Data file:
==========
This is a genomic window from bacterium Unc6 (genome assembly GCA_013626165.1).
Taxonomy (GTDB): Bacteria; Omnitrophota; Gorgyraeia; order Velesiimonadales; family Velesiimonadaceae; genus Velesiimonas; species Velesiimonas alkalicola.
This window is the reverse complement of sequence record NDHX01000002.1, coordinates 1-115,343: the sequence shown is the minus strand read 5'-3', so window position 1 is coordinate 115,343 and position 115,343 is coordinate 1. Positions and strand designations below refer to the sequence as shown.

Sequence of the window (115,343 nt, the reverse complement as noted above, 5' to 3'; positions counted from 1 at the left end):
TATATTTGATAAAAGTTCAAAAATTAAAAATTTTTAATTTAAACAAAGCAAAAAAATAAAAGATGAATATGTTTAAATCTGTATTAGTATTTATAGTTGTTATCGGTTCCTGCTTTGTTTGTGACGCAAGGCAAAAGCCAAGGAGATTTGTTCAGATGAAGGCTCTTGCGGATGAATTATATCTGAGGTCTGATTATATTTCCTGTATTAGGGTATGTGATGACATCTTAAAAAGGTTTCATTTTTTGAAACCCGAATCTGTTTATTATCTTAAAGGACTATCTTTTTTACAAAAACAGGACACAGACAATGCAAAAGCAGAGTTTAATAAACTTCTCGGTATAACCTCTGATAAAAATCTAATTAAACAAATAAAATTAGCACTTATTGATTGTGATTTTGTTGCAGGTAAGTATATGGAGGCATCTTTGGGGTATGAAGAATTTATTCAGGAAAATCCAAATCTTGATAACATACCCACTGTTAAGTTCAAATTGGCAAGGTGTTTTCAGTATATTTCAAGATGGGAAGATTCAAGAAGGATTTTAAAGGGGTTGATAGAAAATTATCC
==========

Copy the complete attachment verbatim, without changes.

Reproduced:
This is a genomic window from bacterium Unc6 (genome assembly GCA_013626165.1).
Taxonomy (GTDB): Bacteria; Omnitrophota; Gorgyraeia; order Velesiimonadales; family Velesiimonadaceae; genus Velesiimonas; species Velesiimonas alkalicola.
This window is the reverse complement of sequence record NDHX01000002.1, coordinates 1-115,343: the sequence shown is the minus strand read 5'-3', so window position 1 is coordinate 115,343 and position 115,343 is coordinate 1. Positions and strand designations below refer to the sequence as shown.

Sequence of the window (115,343 nt, the reverse complement as noted above, 5' to 3'; positions counted from 1 at the left end):
TATATTTGATAAAAGTTCAAAAATTAAAAATTTTTAATTTAAACAAAGCAAAAAAATAAAAGATGAATATGTTTAAATCTGTATTAGTATTTATAGTTGTTATCGGTTCCTGCTTTGTTTGTGACGCAAGGCAAAAGCCAAGGAGATTTGTTCAGATGAAGGCTCTTGCGGATGAATTATATCTGAGGTCTGATTATATTTCCTGTATTAGGGTATGTGATGACATCTTAAAAAGGTTTCATTTTTTGAAACCCGAATCTGTTTATTATCTTAAAGGACTATCTTTTTTACAAAAACAGGACACAGACAATGCAAAAGCAGAGTTTAATAAACTTCTCGGTATAACCTCTGATAAAAATCTAATTAAACAAATAAAATTAGCACTTATTGATTGTGATTTTGTTGCAGGTAAGTATATGGAGGCATCTTTGGGGTATGAAGAATTTATTCAGGAAAATCCAAATCTTGATAACATACCCACTGTTAAGTTCAAATTGGCAAGGTGTTTTCAGTATATTTCAAGATGGGAAGATTCAAGAAGGATTTTAAAGGGGTTGATAGAAAATTATCC